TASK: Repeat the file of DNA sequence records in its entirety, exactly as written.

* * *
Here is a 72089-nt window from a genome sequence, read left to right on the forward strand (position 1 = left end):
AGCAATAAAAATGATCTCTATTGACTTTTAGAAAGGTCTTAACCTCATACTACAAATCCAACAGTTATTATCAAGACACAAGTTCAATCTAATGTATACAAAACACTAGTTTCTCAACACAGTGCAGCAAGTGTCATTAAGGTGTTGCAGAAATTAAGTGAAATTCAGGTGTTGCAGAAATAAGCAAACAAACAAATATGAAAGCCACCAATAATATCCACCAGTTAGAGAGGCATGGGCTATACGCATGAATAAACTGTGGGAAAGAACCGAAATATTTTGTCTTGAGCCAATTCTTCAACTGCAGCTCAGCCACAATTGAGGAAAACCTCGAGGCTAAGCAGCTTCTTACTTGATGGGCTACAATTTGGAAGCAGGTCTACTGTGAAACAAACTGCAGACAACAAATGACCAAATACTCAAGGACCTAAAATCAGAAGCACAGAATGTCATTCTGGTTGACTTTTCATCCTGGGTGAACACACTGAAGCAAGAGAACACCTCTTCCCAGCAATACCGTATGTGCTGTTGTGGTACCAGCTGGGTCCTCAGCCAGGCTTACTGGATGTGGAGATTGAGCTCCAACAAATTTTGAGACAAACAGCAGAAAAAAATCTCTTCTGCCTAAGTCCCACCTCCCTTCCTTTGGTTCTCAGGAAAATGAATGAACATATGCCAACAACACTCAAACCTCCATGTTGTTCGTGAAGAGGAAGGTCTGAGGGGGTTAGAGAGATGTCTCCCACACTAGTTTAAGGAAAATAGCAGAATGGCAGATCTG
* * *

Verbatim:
Here is a 72089-nt window from a genome sequence, read left to right on the forward strand (position 1 = left end):
AGCAATAAAAATGATCTCTATTGACTTTTAGAAAGGTCTTAACCTCATACTACAAATCCAACAGTTATTATCAAGACACAAGTTCAATCTAATGTATACAAAACACTAGTTTCTCAACACAGTGCAGCAAGTGTCATTAAGGTGTTGCAGAAATTAAGTGAAATTCAGGTGTTGCAGAAATAAGCAAACAAACAAATATGAAAGCCACCAATAATATCCACCAGTTAGAGAGGCATGGGCTATACGCATGAATAAACTGTGGGAAAGAACCGAAATATTTTGTCTTGAGCCAATTCTTCAACTGCAGCTCAGCCACAATTGAGGAAAACCTCGAGGCTAAGCAGCTTCTTACTTGATGGGCTACAATTTGGAAGCAGGTCTACTGTGAAACAAACTGCAGACAACAAATGACCAAATACTCAAGGACCTAAAATCAGAAGCACAGAATGTCATTCTGGTTGACTTTTCATCCTGGGTGAACACACTGAAGCAAGAGAACACCTCTTCCCAGCAATACCGTATGTGCTGTTGTGGTACCAGCTGGGTCCTCAGCCAGGCTTACTGGATGTGGAGATTGAGCTCCAACAAATTTTGAGACAAACAGCAGAAAAAAATCTCTTCTGCCTAAGTCCCACCTCCCTTCCTTTGGTTCTCAGGAAAATGAATGAACATATGCCAACAACACTCAAACCTCCATGTTGTTCGTGAAGAGGAAGGTCTGAGGGGGTTAGAGAGATGTCTCCCACACTAGTTTAAGGAAAATAGCAGAATGGCAGATCTG